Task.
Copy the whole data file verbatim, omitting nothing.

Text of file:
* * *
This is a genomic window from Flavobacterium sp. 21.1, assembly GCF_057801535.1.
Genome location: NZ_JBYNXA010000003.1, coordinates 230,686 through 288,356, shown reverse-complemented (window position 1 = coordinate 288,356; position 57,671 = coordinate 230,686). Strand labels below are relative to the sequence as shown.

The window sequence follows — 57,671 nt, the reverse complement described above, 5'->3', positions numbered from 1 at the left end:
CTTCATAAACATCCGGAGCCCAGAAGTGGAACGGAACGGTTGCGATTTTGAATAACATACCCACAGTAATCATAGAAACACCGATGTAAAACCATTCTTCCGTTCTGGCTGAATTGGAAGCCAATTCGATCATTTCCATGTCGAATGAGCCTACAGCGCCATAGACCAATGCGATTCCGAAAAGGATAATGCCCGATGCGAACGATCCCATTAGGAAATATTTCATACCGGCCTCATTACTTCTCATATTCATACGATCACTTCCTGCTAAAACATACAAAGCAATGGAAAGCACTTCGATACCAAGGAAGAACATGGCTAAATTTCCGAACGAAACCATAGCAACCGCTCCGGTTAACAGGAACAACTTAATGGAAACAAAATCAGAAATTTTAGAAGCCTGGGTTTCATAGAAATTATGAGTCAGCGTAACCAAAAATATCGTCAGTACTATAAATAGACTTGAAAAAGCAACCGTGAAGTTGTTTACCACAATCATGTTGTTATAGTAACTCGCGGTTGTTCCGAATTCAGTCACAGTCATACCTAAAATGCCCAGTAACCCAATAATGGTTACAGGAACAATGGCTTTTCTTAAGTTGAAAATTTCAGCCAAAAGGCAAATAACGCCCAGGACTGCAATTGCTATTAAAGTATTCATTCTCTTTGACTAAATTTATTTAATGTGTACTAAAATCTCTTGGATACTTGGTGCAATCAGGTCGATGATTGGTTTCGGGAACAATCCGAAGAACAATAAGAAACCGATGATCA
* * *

This is a genomic window from Flavobacterium sp. 21.1, assembly GCF_057801535.1.
Genome location: NZ_JBYNXA010000003.1, coordinates 230,686 through 288,356, shown reverse-complemented (window position 1 = coordinate 288,356; position 57,671 = coordinate 230,686). Strand labels below are relative to the sequence as shown.

The window sequence follows — 57,671 nt, the reverse complement described above, 5'->3', positions numbered from 1 at the left end:
CTTCATAAACATCCGGAGCCCAGAAGTGGAACGGAACGGTTGCGATTTTGAATAACATACCCACAGTAATCATAGAAACACCGATGTAAAACCATTCTTCCGTTCTGGCTGAATTGGAAGCCAATTCGATCATTTCCATGTCGAATGAGCCTACAGCGCCATAGACCAATGCGATTCCGAAAAGGATAATGCCCGATGCGAACGATCCCATTAGGAAATATTTCATACCGGCCTCATTACTTCTCATATTCATACGATCACTTCCTGCTAAAACATACAAAGCAATGGAAAGCACTTCGATACCAAGGAAGAACATGGCTAAATTTCCGAACGAAACCATAGCAACCGCTCCGGTTAACAGGAACAACTTAATGGAAACAAAATCAGAAATTTTAGAAGCCTGGGTTTCATAGAAATTATGAGTCAGCGTAACCAAAAATATCGTCAGTACTATAAATAGACTTGAAAAAGCAACCGTGAAGTTGTTTACCACAATCATGTTGTTATAGTAACTCGCGGTTGTTCCGAATTCAGTCACAGTCATACCTAAAATGCCCAGTAACCCAATAATGGTTACAGGAACAATGGCTTTTCTTAAGTTGAAAATTTCAGCCAAAAGGCAAATAACGCCCAGGACTGCAATTGCTATTAAAGTATTCATTCTCTTTGACTAAATTTATTTAATGTGTACTAAAATCTCTTGGATACTTGGTGCAATCAGGTCGATGATTGGTTTCGGGAACAATCCGAAGAACAATAAGAAACCGATGATCA